Sex-dependent locomotion and physiological responses shape the insecticidal susceptibility of parasitoid wasps
Published: 01-01-2015 In Publication
abstract The adaptive fitness of insect species can be shaped by how males and females respond, both physiologically and behaviorally, to environmental challenges, such as pesticide exposure. In parasitoid wasps, most toxicological investigations focus only on female responses (e.g., survival and especially parasitism abilities), leaving the male contributions to adaptive fitness (survival, locomotion, mate search) poorly investigated. Here, we evaluated the toxicity of the spinosyn insecticide spinosad against the South American fruit fly, Anastrepha fraterculus, and we used the parasitoid wasp Diachasmimorpha longicaudata (Ashmead) to evaluate whether sex-linked locomotory and physiological responses would influence the susceptibility of these organisms to spinosad. Our results revealed that D. longicaudata males were significantly more susceptible (median lethal time (LT50) ¼ 24 h) to spinosad than D. longicaudata females (LT50 ¼ 120 h), which may reflect the differences in their locomotory and physiological (e.g., respiratory) responses to mitigate insecticide exposure. Compared to D. longicaudata females, male wasps were lighter (P < 0.001), walked for longer distances (P < 0.001) and periods (P < 0.001), and exhibited higher sensilla densities in their tarsi (P ¼ 0.008), which may facilitate their intoxication with the insecticide. These findings indicate that male parasitoids should not be exempt from insecticide selectivity tests, as these organisms can be significantly more affected by such environmental challenges than their female conspecifics.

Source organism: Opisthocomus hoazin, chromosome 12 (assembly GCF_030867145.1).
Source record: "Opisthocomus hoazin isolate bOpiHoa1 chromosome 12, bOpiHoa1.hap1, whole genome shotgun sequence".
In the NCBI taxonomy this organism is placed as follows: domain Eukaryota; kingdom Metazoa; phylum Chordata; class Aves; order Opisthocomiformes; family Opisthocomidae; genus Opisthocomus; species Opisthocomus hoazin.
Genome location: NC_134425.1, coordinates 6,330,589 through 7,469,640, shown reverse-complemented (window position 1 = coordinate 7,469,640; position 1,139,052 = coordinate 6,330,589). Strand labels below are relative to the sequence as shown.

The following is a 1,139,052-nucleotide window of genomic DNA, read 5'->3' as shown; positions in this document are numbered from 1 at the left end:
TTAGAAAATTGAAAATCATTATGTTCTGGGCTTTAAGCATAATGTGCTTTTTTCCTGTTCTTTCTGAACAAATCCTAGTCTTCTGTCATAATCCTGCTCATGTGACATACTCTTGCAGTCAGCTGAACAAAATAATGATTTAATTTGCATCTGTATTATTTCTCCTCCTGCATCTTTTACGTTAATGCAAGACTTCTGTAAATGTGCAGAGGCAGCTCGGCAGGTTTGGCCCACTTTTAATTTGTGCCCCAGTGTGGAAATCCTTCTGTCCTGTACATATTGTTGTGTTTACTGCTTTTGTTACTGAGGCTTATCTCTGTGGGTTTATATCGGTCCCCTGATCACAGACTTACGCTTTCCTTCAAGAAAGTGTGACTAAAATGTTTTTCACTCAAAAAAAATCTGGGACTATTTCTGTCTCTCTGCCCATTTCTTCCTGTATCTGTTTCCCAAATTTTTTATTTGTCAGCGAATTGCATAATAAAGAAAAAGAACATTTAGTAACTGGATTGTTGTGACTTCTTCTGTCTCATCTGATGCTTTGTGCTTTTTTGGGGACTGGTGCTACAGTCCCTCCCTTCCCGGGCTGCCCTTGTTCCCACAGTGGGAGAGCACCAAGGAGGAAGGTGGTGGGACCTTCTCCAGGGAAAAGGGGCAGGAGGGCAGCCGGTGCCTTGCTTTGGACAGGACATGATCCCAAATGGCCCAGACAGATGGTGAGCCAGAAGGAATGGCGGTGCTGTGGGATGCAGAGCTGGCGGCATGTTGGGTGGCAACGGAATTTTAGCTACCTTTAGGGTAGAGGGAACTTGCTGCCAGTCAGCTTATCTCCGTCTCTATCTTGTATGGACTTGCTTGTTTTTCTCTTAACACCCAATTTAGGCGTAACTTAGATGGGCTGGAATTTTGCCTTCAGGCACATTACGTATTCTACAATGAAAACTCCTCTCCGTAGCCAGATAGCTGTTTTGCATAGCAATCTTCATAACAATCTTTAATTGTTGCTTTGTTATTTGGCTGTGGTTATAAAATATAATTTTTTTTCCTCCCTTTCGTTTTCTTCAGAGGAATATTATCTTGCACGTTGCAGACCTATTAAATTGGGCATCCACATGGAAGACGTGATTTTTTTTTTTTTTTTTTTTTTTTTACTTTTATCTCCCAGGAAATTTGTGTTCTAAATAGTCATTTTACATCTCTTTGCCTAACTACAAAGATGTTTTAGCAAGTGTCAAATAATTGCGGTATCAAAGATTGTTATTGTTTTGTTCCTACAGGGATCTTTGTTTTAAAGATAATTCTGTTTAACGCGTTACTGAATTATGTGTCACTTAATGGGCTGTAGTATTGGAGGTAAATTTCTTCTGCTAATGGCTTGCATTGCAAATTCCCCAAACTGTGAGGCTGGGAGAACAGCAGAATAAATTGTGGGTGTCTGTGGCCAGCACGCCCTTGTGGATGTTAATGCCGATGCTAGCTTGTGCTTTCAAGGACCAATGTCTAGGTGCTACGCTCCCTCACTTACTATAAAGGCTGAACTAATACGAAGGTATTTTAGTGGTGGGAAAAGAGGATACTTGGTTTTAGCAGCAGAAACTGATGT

Link to publication : https://www.sciencedirect.com/science/article/abs/pii/S0269749120312689